Skip Maine state header navigation
Skip First Level Navigation | Skip All Navigation
|Home | Contact Us | FAQ | News||
Site Map |
Home > Architectural Survey
Overview of Architectural Survey Program
Maine's architectural survey program began in 1972. Since then, the effort to catalogue and document the historic human-made environment has continued to be a central goal of the Commission's mandate with more than 21,700 properties surveyed to date. The survey component of the overall preservation planning program is a vital one. Surveys document at a variety of levels the historic human-made environment of our communities. This in turn enables us to identify those properties which merit nomination to the National Register of Historic Places and to thereby extend protection to those resources.
CONSULTANTS AND SURVEYORS…
Looking for guidelines for survey activities in Maine?
In addition to geographic based surveys, the Commission has also undertaken theme based survey projects to identify specific property types on a state-wide or regional basis. In the past, theme-based projects have included an inventory of designed landscapes, railroad related buildings, shoe-industry related buildings, sporting camps, textile mills, motor courts, and historic highway bridges, the latter undertaken by the Maine Department of Transportation. Future areas of study will focus on Grange Halls, post World War II commercial and residential architecture, automobile-related resources, and boys and girls summer camps.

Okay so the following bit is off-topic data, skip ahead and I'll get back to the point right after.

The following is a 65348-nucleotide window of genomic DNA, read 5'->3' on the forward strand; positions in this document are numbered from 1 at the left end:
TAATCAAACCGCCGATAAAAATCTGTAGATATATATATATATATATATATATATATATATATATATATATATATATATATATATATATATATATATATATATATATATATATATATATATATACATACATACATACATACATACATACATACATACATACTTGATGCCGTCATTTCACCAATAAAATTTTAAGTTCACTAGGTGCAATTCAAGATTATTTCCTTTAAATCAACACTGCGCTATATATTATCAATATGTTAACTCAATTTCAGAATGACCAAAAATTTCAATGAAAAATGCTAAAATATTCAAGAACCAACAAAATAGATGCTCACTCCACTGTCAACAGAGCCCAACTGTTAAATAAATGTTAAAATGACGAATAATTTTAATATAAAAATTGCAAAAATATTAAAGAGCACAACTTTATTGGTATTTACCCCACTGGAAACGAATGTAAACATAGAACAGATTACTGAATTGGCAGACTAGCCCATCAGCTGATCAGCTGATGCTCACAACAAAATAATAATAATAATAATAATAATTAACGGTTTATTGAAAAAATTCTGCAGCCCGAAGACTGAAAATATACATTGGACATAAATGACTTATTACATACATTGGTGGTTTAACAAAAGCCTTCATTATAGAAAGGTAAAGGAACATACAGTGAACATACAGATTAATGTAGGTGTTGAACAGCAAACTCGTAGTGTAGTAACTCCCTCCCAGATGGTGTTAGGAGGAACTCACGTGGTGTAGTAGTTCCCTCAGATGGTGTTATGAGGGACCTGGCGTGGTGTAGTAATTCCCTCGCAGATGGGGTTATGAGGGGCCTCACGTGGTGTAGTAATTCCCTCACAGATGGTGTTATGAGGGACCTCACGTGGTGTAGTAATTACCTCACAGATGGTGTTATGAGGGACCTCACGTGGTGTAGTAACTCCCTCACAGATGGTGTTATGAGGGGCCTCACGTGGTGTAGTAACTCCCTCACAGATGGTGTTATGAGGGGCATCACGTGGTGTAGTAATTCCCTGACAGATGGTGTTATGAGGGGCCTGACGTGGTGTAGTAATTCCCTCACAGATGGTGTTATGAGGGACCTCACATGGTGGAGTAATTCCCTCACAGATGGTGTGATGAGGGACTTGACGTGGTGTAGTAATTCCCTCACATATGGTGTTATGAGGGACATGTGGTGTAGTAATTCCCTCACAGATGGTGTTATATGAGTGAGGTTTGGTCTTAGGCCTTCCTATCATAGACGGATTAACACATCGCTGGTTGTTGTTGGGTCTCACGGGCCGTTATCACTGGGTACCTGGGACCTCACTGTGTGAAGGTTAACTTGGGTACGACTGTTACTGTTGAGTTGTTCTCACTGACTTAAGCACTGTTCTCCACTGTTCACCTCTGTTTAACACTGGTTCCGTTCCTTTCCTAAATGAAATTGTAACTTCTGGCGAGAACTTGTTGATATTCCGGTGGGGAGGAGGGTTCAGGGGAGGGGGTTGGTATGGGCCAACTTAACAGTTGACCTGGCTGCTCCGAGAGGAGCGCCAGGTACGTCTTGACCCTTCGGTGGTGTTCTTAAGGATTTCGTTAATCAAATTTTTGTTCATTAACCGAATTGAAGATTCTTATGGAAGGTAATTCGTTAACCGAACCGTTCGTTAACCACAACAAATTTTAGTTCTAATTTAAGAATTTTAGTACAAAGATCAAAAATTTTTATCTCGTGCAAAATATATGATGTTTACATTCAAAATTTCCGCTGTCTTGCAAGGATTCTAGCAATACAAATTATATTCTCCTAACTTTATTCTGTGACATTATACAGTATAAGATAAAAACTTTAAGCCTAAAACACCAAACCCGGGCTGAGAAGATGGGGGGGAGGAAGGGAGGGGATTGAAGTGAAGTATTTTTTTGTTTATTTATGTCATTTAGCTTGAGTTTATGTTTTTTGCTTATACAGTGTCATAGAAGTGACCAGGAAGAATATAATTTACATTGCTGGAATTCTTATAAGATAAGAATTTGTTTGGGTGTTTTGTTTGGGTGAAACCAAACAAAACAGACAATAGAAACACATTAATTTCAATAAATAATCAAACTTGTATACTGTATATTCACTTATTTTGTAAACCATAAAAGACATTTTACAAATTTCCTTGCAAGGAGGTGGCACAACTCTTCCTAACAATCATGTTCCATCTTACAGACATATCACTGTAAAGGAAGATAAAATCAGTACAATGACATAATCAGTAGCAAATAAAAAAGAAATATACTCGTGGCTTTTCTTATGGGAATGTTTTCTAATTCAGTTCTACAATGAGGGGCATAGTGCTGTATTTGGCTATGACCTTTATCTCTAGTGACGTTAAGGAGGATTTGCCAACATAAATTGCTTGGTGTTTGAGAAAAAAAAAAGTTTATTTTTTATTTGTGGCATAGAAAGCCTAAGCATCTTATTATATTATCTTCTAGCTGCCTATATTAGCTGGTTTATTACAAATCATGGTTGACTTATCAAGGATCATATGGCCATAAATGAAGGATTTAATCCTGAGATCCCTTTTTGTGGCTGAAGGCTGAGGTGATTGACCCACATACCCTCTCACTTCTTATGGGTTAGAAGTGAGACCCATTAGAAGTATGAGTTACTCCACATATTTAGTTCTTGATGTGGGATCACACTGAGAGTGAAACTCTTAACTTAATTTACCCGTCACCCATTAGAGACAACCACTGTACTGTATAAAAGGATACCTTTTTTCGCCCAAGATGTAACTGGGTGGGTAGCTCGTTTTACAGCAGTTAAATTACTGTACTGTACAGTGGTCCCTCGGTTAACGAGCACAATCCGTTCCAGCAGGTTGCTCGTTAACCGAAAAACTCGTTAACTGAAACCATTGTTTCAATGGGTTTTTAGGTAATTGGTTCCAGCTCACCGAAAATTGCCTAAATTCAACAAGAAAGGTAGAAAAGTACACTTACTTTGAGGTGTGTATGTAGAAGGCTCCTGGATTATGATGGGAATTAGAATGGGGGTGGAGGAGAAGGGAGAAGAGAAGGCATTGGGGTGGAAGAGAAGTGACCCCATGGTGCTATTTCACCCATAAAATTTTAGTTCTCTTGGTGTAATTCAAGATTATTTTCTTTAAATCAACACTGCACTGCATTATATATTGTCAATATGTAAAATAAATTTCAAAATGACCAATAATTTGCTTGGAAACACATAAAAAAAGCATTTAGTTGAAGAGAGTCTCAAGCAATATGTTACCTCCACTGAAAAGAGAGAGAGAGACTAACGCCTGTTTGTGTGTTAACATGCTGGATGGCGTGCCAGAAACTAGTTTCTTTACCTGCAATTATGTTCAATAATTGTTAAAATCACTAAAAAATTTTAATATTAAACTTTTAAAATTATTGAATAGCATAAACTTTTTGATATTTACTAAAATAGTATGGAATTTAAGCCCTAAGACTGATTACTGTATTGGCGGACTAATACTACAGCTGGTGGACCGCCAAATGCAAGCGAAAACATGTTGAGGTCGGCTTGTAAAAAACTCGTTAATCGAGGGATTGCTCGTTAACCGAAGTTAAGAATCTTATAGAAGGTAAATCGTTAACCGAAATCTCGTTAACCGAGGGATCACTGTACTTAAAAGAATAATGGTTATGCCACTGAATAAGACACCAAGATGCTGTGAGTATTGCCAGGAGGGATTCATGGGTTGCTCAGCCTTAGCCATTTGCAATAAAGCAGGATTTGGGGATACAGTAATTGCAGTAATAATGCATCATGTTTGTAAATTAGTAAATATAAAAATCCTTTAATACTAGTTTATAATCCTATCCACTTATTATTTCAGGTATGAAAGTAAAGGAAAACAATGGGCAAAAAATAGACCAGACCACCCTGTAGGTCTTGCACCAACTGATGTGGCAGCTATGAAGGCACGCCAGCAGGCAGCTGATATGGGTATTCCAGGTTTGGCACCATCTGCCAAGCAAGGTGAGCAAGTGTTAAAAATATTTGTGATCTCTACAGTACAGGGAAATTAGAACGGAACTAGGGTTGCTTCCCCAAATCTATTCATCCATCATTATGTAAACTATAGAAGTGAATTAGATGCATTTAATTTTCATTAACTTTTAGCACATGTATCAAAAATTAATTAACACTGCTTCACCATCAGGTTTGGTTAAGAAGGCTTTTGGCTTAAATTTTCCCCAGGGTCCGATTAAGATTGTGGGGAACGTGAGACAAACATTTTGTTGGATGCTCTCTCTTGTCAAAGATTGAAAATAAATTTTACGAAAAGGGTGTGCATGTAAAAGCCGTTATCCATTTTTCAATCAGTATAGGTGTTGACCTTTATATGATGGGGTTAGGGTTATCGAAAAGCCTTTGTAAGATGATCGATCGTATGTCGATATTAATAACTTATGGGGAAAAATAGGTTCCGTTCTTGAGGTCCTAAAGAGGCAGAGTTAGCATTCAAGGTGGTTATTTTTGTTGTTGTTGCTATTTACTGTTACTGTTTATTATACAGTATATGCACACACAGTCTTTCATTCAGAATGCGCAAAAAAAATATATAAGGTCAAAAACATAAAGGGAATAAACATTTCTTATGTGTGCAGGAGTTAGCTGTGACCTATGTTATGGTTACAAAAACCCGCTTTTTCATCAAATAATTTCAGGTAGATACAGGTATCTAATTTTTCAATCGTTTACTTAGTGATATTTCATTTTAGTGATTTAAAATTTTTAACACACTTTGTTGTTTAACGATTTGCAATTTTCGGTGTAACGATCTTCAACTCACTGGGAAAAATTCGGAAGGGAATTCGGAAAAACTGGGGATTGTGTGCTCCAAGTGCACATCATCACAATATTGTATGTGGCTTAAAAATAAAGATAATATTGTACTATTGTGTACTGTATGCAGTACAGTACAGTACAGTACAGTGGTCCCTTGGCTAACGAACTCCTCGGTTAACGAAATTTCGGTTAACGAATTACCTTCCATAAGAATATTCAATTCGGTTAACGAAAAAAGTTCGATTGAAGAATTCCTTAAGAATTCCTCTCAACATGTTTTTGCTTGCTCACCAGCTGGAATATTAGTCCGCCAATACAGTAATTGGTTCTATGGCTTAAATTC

One of MHPC's focuses in recent years has been the recordation of agricultural outbuildings and historic farmsteads. These resources are rapidly disappearing from Maine's landscape, and the survey of these properties have resulted in a greater understanding of the state's specialized agricultural buildings and landscapes. This effort will aid in the development of agricultural and rural historic district listings in the National Register.
What is an architectural survey?
Why undertake an architectural survey?
Who can undertake a survey?
What is recorded in a survey?
Properties over 50 years old, including, houses, barns and farms, churches, public buildings, schools, commercial structures, industrial structures, cemeteries, landscapes. Also cultural features, including tree lines, stone walls, and town pounds.
How is survey linked to the National Register?
The information collected during an architectural survey forms the basis for determining the eligibility of a National Register of Historic Places historic district. They provide visual, structural, and historical information that can be evaluated against the National Register criteria; they help to identify trends in style and design; chart neighborhood evolution; and illuminate structures or residences of significant historical importance.
Steps for Starting an Architectural Survey
Sample Survey Forms
|Copyright © 2006 All rights reserved.|